Brooklyn’s premier Off-Off-Broadway theater company, the Gallery Players, has a new executive director. Just because there’s a shakeup at the top of the Park Slope ensemble, don’t expect a revolution on stage. Neal Freeman, who took over quietly in January, is aiming for a seamless transition into his reign that upholds the troupe’s reputation as “the best Off-Off–Broadway,” according to legends Jerry Stiller and Anne Meara. Freeman, who has many directing credits under his belt, will focus more on the business side of showbiz and says one of his top priorities is to improve the bottom line. Bottom line? He spoke to Brooklyn Paper theater critic Mike “The Butcher of Flatbush Avenue Extension” McLaughlin about what’s happening on- and off-stage.
Mike McLaughlin: Do you think of the Gallery Players as Off-Off-Broadway or On-On-Fourth Avenue?
Neal Freeman: I like to think that we’re both. We’re proud to be part of the Off-Off-Broadway tradition that goes back farther than the Gallery Players, but not by much. And we love being part of Park Slope.
MM: Now that you’re in control, are there any plays you’re dying to produce?
NF: For myself as an artist, there are plays I’d like to see us do. But when planning a season, and with our tradition, we balance the things our subscribers would like to see, things we think we can do well and also things we can get the rights to. Let’s not overlook that just getting the rights can be tough. In Cleveland [a Rust Belt city in Ohio], we could probably get the plays we want, because no one would worry that there’s a Broadway production coming. Often the rights companies don’t want to talk to you so far ahead, which makes it hard to plan a season.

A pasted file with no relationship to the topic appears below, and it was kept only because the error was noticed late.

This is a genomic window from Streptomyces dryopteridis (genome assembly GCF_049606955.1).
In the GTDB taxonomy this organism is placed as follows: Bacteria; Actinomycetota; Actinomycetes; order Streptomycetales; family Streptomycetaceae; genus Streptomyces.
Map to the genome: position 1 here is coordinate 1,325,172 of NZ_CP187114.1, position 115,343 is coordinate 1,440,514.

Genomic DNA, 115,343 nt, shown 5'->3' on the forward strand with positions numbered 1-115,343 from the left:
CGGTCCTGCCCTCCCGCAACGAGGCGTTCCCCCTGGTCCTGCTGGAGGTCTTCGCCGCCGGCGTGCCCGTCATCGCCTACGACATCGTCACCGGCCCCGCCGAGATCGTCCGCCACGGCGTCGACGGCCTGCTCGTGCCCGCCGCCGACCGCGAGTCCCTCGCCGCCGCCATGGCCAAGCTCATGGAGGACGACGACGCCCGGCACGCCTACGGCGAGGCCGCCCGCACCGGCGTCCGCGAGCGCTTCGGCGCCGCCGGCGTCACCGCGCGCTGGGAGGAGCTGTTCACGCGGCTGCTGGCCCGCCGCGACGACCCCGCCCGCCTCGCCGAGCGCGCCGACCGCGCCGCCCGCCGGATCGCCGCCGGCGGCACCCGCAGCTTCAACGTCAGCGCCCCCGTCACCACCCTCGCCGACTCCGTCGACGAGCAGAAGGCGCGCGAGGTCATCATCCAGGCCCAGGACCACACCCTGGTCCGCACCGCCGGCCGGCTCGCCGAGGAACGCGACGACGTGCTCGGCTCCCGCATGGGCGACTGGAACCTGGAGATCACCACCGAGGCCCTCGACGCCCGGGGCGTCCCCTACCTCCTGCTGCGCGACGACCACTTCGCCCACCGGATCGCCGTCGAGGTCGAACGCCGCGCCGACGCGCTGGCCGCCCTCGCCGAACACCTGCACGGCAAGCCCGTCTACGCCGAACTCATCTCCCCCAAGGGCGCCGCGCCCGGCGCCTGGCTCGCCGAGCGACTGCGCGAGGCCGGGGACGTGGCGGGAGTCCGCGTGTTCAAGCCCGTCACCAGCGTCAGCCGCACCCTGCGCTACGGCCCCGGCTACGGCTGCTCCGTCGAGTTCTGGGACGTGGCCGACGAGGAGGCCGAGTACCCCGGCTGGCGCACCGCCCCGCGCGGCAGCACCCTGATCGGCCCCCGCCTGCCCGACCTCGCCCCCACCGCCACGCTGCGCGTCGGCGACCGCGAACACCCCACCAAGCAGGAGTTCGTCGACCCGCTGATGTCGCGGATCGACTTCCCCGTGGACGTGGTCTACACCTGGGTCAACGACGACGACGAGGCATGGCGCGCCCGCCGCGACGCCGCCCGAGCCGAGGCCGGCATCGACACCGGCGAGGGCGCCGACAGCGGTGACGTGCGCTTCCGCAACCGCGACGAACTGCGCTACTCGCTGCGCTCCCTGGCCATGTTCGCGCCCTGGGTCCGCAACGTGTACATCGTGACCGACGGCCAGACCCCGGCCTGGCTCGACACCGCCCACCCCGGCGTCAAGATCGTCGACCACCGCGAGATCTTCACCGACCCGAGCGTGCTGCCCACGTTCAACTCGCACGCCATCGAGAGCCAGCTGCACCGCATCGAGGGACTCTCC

MM: What sets the Gallery Players apart from other companies of comparable size?
NF: There are other Off-Off-Broadway companies that produce in their own space, but most companies tend to be itinerant and do one or two productions a season. [The Gallery Players have a permanent home on 14th Street in Park Slope.] We do the Broadway in a Brooklyn tradition. Often as part of our season, a couple of shows a year are something that played in New York in the last five or 10 years and we think deserve another shot, or didn’t get enough traction or that it’s time to come back. Like “The Who’s Tommy.” We think it’s a show that people want to see and we’re fortuante can do an ambitious musical like “Tommy” following an American classic like “Bus Stop” [which The Brooklyn Paper called a rare misstep for the troupe] and not feel like we’re taking a big risk.
MM: Do you want to make any artistic changes?
NF: Artistically, no. Heather [Curran, the company’s artistic director] has a great vision. We think it’s working for us and we’re gong to continue it.
MM: Should ticket-holders bring their own earplugs for your version of The Who’s seminal rock opera “Tommy”?
NF: I hope not. We are playing a lot with the sound and the amplification of things. We’re obviously aware that we’re in a small theater, but the rock and roll nature of the show will require us to be clever.
MM: Will the cast at least destroy the set after each show in homage to the legendary band?
NF: That would be expensive. I’m going to say no to that one.
MM: Good answer, because it always seemed gimmicky when Pete Townshend and the rest of the band did it.